Background: self-reported body mass index (BMI) based on self-reported height and weight is a widely used measure of adiposity in epidemiological research. Knowledge about the accuracy of these measures in late life is scarce.
Objective: the study aimed to evaluate the accuracy and changes in accuracy of self-reported height, weight and BMI calculated from self-reported height and weight in late life.
Design: a longitudinal population-based study with five times of follow-up was conducted.
Participants: seven hundred seventy-four community-living men and women, aged 40–88 at baseline (mean age 63.9), included in The Swedish Adoption/Twin Study of Aging.
Methods: participants self-reported their height and weight in a questionnaire, and height and weight were measured by experienced research nurses at an in-person testing five times during a 20-year period. BMI was calculated as weight (kilogramme)/height (metre)2.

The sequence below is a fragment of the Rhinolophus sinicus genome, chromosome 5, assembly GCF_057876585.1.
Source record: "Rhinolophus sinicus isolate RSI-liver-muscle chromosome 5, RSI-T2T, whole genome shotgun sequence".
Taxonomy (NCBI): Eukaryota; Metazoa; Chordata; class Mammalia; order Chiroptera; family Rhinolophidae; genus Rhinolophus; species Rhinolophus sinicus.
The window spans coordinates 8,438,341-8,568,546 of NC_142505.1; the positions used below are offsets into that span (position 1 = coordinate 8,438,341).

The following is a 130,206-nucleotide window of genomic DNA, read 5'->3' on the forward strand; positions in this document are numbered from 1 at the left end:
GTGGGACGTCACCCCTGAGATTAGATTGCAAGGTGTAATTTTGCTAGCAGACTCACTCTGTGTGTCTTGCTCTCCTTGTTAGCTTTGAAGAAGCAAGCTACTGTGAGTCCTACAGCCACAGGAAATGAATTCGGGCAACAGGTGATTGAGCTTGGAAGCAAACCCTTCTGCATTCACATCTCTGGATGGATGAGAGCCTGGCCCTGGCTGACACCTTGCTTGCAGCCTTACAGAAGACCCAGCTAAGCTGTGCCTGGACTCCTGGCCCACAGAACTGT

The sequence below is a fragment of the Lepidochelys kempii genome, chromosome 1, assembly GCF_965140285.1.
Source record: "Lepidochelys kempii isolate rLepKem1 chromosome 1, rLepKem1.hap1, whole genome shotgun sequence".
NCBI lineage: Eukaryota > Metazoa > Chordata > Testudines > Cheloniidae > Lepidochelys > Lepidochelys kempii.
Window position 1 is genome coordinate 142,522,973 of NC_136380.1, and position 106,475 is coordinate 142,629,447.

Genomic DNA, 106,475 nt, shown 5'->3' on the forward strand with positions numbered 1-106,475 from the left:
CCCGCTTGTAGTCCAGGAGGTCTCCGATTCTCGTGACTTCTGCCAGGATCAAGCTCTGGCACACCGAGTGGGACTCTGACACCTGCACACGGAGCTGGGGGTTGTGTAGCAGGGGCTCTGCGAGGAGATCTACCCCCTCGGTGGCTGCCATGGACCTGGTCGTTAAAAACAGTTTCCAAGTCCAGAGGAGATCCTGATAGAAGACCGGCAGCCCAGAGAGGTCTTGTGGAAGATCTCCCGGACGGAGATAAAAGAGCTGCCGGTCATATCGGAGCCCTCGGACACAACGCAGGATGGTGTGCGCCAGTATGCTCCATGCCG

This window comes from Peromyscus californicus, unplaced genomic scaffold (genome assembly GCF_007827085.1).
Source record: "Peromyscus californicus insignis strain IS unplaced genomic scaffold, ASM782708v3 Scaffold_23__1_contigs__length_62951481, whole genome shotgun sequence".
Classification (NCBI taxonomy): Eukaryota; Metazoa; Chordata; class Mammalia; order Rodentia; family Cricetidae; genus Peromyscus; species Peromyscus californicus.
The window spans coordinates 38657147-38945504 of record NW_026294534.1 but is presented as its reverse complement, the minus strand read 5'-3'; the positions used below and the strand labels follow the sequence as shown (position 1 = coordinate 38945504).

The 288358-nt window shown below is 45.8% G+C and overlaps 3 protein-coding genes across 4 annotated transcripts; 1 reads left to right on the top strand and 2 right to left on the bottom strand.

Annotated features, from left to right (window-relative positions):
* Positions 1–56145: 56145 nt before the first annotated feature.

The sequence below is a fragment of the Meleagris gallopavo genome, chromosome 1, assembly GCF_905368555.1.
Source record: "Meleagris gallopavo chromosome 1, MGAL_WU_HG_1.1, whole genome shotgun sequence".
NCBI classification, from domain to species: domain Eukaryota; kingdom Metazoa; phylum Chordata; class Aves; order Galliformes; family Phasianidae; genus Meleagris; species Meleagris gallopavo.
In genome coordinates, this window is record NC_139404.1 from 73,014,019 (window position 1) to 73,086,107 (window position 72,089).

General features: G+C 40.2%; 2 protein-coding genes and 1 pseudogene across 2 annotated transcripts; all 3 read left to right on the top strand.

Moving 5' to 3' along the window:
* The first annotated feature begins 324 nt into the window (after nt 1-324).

Results: latent growth curve modelling showed an increase in the mean difference between self-reported and measured values over time for height (0.038 cm/year) and BMI (0.016 kg/m2/year), but not for weight.
Conclusions: there is a very small increase in the mean difference between self-reported and measured BMI with ageing, which probably would not affect the results when self-reported BMI is used as a continuous variable in longitudinal studies.